Do you hate these posts, O readers who subscribed to this blog for the tales of life with small children and not for the tips on deriving z-scores? I find these posts very useful personally and I do hope that unhappy googlers trying to learn R will also appreciate them, but they are probably a snore for the rest of you.

Yesterday I figured out part of something that had perplexed me. I would slap tables of variables together on a regular basis, and sometimes they would have column names and sometimes they would not. Part of the answer is that dataframes have column names; matrices don't. You can't do much (any?) statistical analysis on a matrix. But if you have three vectors of equal length named x, y, and z, you can say this--

> more.data<-data.frame(x,y,z)

--and get yourself a dataframe called "more.data," with columns headed x, y, and z.

Suppose you'd like to compare kids' performance on measures x, y, and z, but their scales are very different. You can derive z-scores as easy as pie:

> z.data<-scale(more.data)

Now you have a new dataframe called z.data, in which your measures have been converted to z-scores.

Suppose, though, that you don't want everything converted to z-scores -- suppose you have a column for participant ID#, and a column for group membership. Obviously, you don't want those to be z-scores. Participant #0.549879 is less than illuminating if you assigned him ID #62. You could convert the variables individually and then stick them into a new dataframe, but you can also do it more easily.

It took me a long time to figure out something about R that's actually pretty straightforward. In web pages about manipulating data, I kept seeing sets of brackets with mysterious commas in them. For a long time I just followed instructions blindly, but I finally saw what was going on. You can tell R what to do with your data in terms of rows and columns inside square brackets -- rows first, columns second. So this--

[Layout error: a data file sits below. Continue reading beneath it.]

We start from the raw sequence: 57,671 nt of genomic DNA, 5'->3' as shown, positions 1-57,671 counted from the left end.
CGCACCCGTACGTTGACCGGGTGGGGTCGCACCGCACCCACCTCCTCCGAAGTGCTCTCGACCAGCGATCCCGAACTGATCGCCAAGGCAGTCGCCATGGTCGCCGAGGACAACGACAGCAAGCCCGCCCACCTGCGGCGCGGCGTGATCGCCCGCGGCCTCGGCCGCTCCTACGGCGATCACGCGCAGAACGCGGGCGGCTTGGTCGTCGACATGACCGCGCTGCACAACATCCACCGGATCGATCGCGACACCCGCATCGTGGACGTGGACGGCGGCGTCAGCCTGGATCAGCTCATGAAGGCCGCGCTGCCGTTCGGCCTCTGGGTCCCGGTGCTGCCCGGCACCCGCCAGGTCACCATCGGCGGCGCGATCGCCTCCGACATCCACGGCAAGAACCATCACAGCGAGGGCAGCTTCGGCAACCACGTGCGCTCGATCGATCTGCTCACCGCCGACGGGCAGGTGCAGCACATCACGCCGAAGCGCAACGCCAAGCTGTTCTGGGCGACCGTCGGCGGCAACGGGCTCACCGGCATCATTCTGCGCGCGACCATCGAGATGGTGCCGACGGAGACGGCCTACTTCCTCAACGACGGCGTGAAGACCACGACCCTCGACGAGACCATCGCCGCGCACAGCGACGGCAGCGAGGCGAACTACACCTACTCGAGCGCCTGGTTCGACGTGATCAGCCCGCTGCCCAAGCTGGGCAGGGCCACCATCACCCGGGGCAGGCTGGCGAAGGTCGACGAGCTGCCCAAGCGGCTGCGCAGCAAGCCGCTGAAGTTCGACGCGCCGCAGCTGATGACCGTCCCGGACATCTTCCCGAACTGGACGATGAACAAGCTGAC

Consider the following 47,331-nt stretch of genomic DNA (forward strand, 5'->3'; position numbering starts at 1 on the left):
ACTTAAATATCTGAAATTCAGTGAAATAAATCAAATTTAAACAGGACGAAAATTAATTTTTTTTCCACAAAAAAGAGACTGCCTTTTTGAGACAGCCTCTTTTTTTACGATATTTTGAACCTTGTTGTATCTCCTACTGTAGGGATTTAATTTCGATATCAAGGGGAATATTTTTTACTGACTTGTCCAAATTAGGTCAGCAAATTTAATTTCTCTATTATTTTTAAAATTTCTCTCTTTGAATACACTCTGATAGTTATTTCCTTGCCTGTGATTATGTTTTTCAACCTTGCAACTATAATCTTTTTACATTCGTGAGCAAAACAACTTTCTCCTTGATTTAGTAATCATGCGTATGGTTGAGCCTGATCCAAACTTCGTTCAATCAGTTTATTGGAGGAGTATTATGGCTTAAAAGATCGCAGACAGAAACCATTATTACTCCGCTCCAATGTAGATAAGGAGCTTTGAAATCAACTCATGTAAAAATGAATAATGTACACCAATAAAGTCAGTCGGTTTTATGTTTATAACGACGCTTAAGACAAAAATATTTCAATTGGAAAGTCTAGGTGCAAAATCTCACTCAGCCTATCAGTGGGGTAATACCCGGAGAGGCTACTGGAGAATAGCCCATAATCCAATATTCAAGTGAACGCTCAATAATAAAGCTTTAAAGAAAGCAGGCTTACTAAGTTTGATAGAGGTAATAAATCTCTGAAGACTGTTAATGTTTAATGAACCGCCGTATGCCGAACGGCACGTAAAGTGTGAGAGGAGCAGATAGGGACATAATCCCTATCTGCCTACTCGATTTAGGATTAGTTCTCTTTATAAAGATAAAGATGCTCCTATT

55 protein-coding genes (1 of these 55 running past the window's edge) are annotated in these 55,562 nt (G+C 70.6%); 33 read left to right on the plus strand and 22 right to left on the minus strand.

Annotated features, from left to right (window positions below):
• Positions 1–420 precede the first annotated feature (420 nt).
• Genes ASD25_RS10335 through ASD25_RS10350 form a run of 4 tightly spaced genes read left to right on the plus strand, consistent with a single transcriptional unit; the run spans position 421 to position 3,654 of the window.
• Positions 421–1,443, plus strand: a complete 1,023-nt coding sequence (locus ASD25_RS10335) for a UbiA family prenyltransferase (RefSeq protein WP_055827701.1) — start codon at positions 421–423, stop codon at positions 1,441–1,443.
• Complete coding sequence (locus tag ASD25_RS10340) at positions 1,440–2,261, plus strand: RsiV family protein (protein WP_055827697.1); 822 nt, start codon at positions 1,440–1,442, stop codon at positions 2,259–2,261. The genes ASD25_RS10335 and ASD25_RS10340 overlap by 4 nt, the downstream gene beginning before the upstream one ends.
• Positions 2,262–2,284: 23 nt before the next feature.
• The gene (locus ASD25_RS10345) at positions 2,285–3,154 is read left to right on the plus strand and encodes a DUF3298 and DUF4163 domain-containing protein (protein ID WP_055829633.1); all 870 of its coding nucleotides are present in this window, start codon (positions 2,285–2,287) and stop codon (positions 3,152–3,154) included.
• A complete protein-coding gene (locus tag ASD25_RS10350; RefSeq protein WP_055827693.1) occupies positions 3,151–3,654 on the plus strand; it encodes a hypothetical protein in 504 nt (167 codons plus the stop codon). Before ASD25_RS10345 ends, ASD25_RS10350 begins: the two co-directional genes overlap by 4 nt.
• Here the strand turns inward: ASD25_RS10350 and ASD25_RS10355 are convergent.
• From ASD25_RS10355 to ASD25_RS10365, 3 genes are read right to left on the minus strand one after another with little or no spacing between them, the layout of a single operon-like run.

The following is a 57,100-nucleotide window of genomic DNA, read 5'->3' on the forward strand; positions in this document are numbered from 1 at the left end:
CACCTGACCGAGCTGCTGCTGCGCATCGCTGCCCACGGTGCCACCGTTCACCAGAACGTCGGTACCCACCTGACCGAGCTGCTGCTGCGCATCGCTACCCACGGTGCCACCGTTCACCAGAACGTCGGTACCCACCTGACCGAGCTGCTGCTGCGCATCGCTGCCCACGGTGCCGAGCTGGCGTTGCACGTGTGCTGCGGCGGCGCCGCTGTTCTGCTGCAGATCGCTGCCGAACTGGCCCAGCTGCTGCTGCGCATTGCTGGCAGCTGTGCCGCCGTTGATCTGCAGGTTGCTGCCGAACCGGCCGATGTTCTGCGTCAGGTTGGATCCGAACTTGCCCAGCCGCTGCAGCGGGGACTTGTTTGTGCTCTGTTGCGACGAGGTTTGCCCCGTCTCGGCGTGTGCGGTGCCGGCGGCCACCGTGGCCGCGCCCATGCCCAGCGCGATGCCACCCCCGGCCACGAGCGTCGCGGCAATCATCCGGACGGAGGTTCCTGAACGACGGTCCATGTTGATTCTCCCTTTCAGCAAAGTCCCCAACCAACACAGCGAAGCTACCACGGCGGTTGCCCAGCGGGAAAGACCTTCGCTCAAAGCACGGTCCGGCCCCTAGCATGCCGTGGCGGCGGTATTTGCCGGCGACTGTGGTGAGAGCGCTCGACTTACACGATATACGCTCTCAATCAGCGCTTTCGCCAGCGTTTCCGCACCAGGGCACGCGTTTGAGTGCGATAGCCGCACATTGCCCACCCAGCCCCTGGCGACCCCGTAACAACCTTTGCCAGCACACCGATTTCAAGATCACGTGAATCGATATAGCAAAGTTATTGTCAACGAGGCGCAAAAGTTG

> part.of.my.data<-my.data[c(2:5),c(1,3,5,7,9)]

--tells R to give you a new array of data containing rows 2-5 and the odd-numbered columns of the old dataset. Or you could do this--

> part.of.my.data<-my.data[-c(16), ]

--which means "give me all the rows except 16 [that's the "-c(16)"], and give me every column [that's what you're saying with the ", ]". which is perhaps a little confusing]."

So if you want z-scores for your experimental measures x, y, and z (in columns 3-5) but not for the first two columns (participant ID and group membership), all you have to do is this:

> z.data<-cbind(more.data[ ,c(1,2)], scale(more.data[ ,c(3:5)]))

If you wanted to add a column with the mean of each participant's three z-scores, you could do it like this:

> z.data.with.means<-cbind(z.data, rowMeans(z.data[ ,c(3:5)]))

Extra points if you get all your brackets and parentheses lined up on the first try. You probably already know that if you say "rowmeans" instead of "rowMeans," R will blink blankly at you, waving its little "Klingon only" placard. You might not have considered that you must restrict the row means to the last three columns or else R will average in the participant ID numbers, leading you to wonder how your last participant had a mean z-score of 73. (That's like getting a 7800 on your SAT Verbal -- yes, the one with a maximum score of 800.)

Or maybe you have considered it and I am just dim.

Here's the requisite cute baby picture. A few days ago I said, "Darling baby mine, please stop trying to grab my socks in progress to see if you can tickle your cochlea with a size 1 knitting needle. Here, look at this nice fat book instead." Whereupon she flung the nice fat book to the ground and climbed upon it, the better to reach my knitting. She's a determined girl, that baby Stella.
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